The second big determinant is whether and when and how we get fiscal stimulus from the Trump administration. We have promises of deregulation, tax reform and fiscal spending, but they come in the ridiculous form of tweets and badly spoken braggadocio. We continue to be astonished that otherwise sane people would place big money bets on the words of a jackass who has so far mismanaged every single initiative.
A third factor is admittedly squishy and hard to pin down—the potentially dollar-negative effects of Trump’s failures. Against expectations of impeachment for corrupt self-interest, we have something far worse—charges of collusion with the Russians skating close to treason. It now emerges that Trump staffer in addition to Flynn were conversing, regularly, with the Russian during the campaign. And the intelligence agencies are not giving Trump full briefings because they do not trust him or his staff to manage the information properly. Yikes!
And while the TICS report shows China increased holding of Treasuries in the latest reporting month after six months of declining balances, the topmost worry is that loss of confidence in the US generally will lead to additional outflows. The TICS report for Dec shows a net capital outflow of $42.8 billion after $30.2 billion in November. The FT reports “Of the thirty largest disclosed holders of Treasuries, half reduced their positions last year, including Japan, Switzerland, Saudi Arabia and Belgium. Thomas Simons, a money market economist with Jefferies, noted that Belgian holdings were of keen interest because they are often seen as a proxy for China. In December, Belgium’s ownership of Treasuries rose by $6.9bn. ‘Belgian holdings have been a point of focus due to extreme volatility. This is significant because it is widely speculated that China executes trades with Treasuries held in custody in Belgium.’”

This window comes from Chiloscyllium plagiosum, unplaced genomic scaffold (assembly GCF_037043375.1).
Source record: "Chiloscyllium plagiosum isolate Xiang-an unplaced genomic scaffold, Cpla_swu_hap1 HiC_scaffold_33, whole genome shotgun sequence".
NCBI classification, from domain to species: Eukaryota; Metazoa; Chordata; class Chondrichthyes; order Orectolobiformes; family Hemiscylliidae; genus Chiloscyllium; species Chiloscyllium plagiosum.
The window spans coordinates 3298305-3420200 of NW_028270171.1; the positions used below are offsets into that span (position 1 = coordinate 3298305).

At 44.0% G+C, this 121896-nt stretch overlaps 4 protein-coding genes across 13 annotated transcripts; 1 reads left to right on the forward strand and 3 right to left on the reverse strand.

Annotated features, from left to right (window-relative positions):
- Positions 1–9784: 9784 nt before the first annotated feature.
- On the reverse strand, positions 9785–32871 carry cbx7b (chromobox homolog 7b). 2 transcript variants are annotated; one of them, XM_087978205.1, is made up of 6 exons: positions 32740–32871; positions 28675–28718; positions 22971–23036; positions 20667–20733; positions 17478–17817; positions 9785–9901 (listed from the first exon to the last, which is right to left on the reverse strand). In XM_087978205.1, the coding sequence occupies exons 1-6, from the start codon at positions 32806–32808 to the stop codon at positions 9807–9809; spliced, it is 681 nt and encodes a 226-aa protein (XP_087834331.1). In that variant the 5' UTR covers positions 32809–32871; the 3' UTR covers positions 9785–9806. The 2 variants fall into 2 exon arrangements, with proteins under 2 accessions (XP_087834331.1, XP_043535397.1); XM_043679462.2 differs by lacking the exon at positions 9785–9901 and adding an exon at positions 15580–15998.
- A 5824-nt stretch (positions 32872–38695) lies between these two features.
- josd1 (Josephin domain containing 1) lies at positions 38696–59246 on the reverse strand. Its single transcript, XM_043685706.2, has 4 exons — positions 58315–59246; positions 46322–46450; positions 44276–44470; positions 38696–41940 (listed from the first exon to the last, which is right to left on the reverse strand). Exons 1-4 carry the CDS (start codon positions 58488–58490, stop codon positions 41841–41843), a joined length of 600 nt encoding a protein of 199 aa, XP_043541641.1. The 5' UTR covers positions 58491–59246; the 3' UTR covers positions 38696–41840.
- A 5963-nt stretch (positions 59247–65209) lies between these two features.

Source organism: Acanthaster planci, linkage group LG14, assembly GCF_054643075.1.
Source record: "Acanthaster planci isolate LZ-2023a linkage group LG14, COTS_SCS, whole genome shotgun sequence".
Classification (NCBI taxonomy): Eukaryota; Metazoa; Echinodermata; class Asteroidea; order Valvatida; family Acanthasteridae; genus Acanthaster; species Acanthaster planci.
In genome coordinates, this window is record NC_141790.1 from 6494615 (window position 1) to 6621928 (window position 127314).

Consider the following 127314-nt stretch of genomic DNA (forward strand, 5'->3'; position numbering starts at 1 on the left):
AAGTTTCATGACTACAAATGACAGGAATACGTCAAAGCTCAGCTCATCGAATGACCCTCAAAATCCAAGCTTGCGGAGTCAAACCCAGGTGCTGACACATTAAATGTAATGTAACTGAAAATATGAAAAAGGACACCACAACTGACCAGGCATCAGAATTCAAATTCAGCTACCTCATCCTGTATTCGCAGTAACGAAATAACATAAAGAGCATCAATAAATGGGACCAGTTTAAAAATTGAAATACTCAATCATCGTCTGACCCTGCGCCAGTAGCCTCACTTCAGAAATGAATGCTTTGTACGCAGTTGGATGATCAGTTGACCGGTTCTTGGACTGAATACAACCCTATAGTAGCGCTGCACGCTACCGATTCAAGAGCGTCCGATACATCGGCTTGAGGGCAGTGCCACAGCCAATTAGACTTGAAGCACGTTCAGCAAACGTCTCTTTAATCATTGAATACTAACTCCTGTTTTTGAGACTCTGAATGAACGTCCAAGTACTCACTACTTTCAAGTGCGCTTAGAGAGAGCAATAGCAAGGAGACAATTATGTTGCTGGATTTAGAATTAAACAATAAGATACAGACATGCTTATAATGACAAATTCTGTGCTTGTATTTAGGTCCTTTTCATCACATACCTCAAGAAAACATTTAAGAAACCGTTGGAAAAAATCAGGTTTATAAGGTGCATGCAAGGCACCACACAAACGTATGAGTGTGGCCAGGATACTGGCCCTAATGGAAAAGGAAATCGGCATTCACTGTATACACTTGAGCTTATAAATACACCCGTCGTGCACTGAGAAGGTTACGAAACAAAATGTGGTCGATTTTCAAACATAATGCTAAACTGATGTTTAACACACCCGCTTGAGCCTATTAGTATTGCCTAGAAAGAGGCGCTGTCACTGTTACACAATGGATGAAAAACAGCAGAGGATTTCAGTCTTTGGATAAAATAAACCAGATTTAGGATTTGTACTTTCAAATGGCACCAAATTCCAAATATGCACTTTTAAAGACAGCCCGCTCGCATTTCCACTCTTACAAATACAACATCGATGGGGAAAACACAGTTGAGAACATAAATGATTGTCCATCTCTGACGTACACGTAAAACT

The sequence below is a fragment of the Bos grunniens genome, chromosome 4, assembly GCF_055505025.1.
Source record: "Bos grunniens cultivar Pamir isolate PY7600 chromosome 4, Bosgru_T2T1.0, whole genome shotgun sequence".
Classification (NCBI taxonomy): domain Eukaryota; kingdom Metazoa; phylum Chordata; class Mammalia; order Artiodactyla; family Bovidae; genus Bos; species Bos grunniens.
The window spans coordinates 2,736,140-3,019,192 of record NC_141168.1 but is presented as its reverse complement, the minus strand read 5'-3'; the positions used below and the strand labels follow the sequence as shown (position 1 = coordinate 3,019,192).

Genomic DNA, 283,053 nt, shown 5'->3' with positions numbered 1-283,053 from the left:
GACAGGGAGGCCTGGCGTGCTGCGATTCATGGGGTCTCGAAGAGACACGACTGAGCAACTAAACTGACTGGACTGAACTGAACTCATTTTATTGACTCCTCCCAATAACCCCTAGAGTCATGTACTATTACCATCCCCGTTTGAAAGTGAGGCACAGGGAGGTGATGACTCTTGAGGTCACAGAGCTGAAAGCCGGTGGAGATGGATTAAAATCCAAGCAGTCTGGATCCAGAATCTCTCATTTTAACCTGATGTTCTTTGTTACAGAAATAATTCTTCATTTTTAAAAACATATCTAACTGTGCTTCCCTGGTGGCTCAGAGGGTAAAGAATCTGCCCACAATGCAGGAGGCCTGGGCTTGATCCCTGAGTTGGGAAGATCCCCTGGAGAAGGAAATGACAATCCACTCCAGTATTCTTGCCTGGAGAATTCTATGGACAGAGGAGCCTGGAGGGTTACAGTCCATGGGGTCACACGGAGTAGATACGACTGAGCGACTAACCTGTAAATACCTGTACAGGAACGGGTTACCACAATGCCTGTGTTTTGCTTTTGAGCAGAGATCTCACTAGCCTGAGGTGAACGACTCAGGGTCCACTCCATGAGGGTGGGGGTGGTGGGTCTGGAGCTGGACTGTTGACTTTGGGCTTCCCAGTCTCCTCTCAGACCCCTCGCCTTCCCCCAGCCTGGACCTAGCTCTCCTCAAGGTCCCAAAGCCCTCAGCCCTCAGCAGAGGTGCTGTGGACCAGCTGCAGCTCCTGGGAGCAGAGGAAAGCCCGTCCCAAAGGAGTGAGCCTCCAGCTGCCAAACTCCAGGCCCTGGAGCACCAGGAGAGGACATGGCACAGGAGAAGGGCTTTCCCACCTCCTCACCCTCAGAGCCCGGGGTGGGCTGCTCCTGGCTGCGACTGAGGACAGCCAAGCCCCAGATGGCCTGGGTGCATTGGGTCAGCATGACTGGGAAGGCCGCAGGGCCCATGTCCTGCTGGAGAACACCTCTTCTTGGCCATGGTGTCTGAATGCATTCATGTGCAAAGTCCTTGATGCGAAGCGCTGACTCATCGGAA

We haven’t heard about trade/currency wars in a few days. Just wait. It’s a theme that is sure to return. When it does, the talk ends up being dollar-negative.
And finally, we can still get a Shock from outside the US. China, one of the key sources of shocks in recent years, still has problems. For one thing, inward flowing foreign direct investment fell by 9.2% y/ y in January. China says it’s because the number was abnormally high the year before. And outflows are still troublesome. The FT reports “Foreign property investment by Chinese companies plunged by 84 per cent last month, as Beijing’s capital controls choked off the flow of foreign acquisitions. In a bid to curb capital outflows and ease downward pressure on the renminbi, Chinese regulators have imposed a series of new restrictions on outbound dealmaking in recent months. The new curbs came after outbound investment in non-financial assets surged by 44 per cent in 2016 to a record $170bn.”
Curbs are successful. “Overall non-financial outbound investment fell 36 per cent in January from a year earlier to Rmb53bn ($7.8bn), the commerce ministry said on Thursday, following a 39 per cent drop in December. … At the same time, the top foreign exchange regulator this week sought to reassure investors that China would not ‘retreat’ on its commitment to financial openness.”
By Barbara Rockefeller